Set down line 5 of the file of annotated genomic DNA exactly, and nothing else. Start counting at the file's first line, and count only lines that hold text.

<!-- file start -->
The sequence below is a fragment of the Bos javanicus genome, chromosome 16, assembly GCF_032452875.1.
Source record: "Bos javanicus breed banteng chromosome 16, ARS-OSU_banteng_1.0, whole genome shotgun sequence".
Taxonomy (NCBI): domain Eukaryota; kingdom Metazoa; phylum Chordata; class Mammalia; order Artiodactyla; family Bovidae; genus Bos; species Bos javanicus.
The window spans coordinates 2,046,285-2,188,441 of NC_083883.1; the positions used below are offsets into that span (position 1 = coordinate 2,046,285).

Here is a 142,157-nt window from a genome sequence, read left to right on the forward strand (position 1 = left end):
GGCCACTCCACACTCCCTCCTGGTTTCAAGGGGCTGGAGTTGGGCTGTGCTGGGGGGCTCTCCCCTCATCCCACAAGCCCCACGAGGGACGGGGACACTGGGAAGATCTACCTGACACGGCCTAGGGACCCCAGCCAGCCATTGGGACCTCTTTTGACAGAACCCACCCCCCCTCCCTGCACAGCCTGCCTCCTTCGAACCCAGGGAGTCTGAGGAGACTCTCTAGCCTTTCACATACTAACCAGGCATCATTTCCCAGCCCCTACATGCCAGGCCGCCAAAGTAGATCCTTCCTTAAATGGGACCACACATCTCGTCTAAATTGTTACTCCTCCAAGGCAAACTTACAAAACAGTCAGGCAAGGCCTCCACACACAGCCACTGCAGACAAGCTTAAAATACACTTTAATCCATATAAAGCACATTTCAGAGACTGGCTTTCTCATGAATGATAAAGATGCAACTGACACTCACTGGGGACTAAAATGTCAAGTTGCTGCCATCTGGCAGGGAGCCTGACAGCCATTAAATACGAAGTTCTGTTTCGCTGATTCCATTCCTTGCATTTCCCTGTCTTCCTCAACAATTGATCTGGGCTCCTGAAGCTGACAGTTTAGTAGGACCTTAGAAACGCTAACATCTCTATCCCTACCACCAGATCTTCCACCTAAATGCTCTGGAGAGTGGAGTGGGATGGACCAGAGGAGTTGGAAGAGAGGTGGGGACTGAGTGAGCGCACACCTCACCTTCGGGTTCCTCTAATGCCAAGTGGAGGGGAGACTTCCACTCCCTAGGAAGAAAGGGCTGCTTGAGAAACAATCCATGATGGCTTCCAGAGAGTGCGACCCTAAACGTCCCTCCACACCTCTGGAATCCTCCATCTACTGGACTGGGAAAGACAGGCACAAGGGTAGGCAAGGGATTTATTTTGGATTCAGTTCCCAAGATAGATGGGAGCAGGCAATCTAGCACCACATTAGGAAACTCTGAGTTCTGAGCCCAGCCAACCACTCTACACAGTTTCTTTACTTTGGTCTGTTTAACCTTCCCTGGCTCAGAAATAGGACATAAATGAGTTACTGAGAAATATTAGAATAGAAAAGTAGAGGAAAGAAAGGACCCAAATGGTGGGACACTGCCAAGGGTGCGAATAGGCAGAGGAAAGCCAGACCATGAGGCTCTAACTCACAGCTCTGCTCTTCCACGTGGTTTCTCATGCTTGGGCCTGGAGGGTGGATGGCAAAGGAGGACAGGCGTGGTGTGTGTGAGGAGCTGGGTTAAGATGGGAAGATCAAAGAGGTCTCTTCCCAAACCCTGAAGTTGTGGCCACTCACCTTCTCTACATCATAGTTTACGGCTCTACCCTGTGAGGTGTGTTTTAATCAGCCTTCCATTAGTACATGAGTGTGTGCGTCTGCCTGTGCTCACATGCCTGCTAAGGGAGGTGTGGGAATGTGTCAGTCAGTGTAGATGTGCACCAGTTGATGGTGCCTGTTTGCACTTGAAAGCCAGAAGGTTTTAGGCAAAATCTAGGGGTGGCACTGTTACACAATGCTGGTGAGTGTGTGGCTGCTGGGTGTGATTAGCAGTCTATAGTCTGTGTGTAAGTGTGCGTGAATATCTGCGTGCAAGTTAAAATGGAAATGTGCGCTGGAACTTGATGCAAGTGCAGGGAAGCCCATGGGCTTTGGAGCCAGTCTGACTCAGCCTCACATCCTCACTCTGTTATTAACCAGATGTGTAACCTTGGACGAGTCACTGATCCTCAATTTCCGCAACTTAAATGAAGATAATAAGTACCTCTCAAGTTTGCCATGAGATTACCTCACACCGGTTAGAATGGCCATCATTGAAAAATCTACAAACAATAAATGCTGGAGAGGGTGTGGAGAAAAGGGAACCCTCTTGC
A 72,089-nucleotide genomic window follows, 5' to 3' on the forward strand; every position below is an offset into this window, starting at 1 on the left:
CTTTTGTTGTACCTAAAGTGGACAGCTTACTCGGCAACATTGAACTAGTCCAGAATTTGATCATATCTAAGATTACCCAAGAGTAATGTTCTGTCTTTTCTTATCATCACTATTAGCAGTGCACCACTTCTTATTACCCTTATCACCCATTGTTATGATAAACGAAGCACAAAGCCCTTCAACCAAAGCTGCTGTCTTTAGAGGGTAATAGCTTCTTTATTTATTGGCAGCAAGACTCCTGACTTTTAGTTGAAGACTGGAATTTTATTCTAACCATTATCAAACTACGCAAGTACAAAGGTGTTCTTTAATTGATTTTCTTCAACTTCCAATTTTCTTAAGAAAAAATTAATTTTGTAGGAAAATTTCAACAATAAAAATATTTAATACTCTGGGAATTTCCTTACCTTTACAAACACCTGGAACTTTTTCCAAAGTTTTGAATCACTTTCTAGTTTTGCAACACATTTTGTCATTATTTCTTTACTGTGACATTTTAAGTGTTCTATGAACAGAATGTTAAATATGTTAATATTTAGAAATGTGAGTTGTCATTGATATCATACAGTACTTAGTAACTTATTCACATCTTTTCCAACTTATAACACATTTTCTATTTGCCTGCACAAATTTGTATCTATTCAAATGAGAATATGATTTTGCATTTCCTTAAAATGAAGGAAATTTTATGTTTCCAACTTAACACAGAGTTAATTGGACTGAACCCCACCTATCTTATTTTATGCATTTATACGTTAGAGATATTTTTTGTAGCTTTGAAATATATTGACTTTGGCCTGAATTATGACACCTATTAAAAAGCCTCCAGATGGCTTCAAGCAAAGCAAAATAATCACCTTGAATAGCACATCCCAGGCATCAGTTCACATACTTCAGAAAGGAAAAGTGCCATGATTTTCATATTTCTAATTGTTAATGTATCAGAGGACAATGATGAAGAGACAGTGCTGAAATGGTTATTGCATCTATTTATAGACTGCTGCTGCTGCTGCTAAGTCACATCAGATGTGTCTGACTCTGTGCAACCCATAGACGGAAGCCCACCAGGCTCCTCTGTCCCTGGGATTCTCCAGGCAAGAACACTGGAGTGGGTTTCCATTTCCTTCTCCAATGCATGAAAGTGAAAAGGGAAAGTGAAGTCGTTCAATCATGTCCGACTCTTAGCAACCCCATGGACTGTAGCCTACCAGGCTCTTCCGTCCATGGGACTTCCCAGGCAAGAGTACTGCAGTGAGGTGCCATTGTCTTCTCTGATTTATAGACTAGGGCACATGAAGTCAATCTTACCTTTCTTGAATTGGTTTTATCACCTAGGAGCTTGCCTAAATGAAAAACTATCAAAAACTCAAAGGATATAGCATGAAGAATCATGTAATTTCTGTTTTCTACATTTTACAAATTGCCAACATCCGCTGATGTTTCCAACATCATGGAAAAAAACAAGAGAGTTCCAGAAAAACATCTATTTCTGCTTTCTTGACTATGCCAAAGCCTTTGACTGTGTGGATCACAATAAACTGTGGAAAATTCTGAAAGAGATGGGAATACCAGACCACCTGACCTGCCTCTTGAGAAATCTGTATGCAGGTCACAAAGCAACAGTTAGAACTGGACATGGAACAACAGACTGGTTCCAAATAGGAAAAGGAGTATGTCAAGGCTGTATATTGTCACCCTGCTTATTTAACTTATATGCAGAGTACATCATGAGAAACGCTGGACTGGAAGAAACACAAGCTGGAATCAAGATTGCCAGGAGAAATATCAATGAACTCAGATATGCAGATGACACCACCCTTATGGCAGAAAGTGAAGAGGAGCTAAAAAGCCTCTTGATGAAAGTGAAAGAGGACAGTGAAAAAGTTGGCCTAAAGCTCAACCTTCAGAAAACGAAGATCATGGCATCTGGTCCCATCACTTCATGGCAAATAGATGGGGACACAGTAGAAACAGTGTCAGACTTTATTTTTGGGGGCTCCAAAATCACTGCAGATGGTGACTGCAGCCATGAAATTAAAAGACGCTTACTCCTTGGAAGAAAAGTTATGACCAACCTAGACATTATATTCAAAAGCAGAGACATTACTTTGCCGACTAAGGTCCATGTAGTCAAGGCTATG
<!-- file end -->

Here is a 142,157-nt window from a genome sequence, read left to right on the forward strand (position 1 = left end):